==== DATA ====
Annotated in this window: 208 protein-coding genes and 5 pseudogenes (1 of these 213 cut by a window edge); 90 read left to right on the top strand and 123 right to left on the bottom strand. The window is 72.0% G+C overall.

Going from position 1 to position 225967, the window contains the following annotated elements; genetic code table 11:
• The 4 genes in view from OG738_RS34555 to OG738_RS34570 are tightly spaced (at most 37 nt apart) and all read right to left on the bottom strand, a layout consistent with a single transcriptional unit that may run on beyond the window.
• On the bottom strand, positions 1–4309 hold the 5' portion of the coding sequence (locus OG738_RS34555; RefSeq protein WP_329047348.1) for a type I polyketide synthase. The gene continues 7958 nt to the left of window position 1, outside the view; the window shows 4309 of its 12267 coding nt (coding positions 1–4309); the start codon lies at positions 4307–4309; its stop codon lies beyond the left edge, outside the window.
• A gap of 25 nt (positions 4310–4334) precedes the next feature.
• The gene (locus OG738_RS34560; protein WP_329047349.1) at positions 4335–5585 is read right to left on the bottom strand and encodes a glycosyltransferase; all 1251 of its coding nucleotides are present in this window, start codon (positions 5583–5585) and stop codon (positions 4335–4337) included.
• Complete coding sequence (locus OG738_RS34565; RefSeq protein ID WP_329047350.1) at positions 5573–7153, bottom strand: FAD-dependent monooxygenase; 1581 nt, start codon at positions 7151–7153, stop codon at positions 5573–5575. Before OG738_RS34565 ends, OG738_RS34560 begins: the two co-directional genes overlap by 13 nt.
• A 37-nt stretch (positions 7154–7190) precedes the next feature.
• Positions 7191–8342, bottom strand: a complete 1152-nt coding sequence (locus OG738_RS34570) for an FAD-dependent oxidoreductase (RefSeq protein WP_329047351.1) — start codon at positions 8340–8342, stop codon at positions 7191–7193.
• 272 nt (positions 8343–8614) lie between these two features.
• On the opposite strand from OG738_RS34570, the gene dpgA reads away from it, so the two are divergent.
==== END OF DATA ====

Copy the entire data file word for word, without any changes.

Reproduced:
Annotated in this window: 208 protein-coding genes and 5 pseudogenes (1 of these 213 cut by a window edge); 90 read left to right on the top strand and 123 right to left on the bottom strand. The window is 72.0% G+C overall.

Going from position 1 to position 225967, the window contains the following annotated elements; genetic code table 11:
• The 4 genes in view from OG738_RS34555 to OG738_RS34570 are tightly spaced (at most 37 nt apart) and all read right to left on the bottom strand, a layout consistent with a single transcriptional unit that may run on beyond the window.
• On the bottom strand, positions 1–4309 hold the 5' portion of the coding sequence (locus OG738_RS34555; RefSeq protein WP_329047348.1) for a type I polyketide synthase. The gene continues 7958 nt to the left of window position 1, outside the view; the window shows 4309 of its 12267 coding nt (coding positions 1–4309); the start codon lies at positions 4307–4309; its stop codon lies beyond the left edge, outside the window.
• A gap of 25 nt (positions 4310–4334) precedes the next feature.
• The gene (locus OG738_RS34560; protein WP_329047349.1) at positions 4335–5585 is read right to left on the bottom strand and encodes a glycosyltransferase; all 1251 of its coding nucleotides are present in this window, start codon (positions 5583–5585) and stop codon (positions 4335–4337) included.
• Complete coding sequence (locus OG738_RS34565; RefSeq protein ID WP_329047350.1) at positions 5573–7153, bottom strand: FAD-dependent monooxygenase; 1581 nt, start codon at positions 7151–7153, stop codon at positions 5573–5575. Before OG738_RS34565 ends, OG738_RS34560 begins: the two co-directional genes overlap by 13 nt.
• A 37-nt stretch (positions 7154–7190) precedes the next feature.
• Positions 7191–8342, bottom strand: a complete 1152-nt coding sequence (locus OG738_RS34570) for an FAD-dependent oxidoreductase (RefSeq protein WP_329047351.1) — start codon at positions 8340–8342, stop codon at positions 7191–7193.
• 272 nt (positions 8343–8614) lie between these two features.
• On the opposite strand from OG738_RS34570, the gene dpgA reads away from it, so the two are divergent.